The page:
On November 2, 2015, CMS published a final rule with comment period that is intended to provide a transparent, data-driven process for states to follow when they set Medicaid provider payment rates, effective January 4, 2016. Under the Social Security Act, state plans must ensure that payment rates for Medicaid services “are consistent with efficiency, economy, and quality of care and are sufficient to enlist enough providers so that services are available to Medicaid eligible individuals to the extent that they are available to the general population in the geographic area.” The final rule requires states to review data and trends to evaluate access to care for covered services and conduct public processes to obtain public input on the adequacy of access to covered services in the Medicaid program. Should access deficiencies be identified, the state must submit to CMS within 90 days after discovery a corrective action plan on how it will achieve measurable and sustainable improvements. Notably, the final rule only focuses on the “access” portion of the statute; there is no more than lip services to the “quality of care” aspect of the law. Further, the final rule only applies to Medicaid fee-for-service rates. The final rule is especially important for providers in light of the Supreme Court’s decision in Armstrong v. Exceptional Child Center, Inc. holding that Medicaid providers do not have a cause of action to challenge a state’s Medicaid reimbursement rates. This means that challenges to the adequacy of rates will now likely gravitate to the state level.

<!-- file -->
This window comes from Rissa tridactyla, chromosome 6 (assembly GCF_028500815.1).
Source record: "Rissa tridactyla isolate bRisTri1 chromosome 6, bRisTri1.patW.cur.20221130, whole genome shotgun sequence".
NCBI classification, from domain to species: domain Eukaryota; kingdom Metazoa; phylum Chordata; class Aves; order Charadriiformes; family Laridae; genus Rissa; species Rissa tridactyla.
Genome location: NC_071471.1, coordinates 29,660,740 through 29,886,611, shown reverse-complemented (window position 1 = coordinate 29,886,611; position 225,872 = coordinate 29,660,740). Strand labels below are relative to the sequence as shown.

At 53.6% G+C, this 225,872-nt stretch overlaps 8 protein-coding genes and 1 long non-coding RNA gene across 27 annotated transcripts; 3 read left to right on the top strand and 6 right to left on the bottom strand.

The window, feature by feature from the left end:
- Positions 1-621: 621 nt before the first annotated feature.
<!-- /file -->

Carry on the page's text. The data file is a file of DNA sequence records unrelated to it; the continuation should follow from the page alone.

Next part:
The final rule includes specific steps a state must take to review access after reducing provider rates or restructuring payments in a way that could diminish access. While the May 6, 2011 proposed rule would have required such state reviews to include a comparison of Medicaid payment rates to customary charges and Medicare, commercial payments, or provider costs, the final rule streamlines the information states must compile and provides states with enhanced flexibility in demonstrating a comparative analysis of Medicaid payment rates. The final rule also recognizes electronic publication as an optional means for states to provide public notice of proposed changes in rates or ratesetting methodologies that the state intends to include in a Medicaid state plan amendment. In addition, CMS is inviting comments on whether additional adjustments to the access review requirements would be warranted, including the scope of regular state access reviews in the absence of a triggering circumstance. Comments will be accepted on this specific issue until January 4, 2016. 

CMS concurrently published a request for information (RFI) seeking public input on additional data sources and approaches that could be used to more uniformly assess whether Medicaid beneficiary access to care is sufficient in light of the many factors that affect such access (e.g., payment level, geography, health care workforce, scope of practice approaches, delivery system designs, and populations served). In particular, CMS invites input on the feasibility of and methodologies related to the following four approaches: (1) developing a core set of measures of access on which all states would monitor and publicly report; (2) measuring access to long term care and home and community based services; (3) setting national access to care thresholds; and (4) establishing a process for access to care that would allow beneficiaries experiencing access issues to raise and seek resolution of their concerns. Comments on the RFI are due January 4, 2016.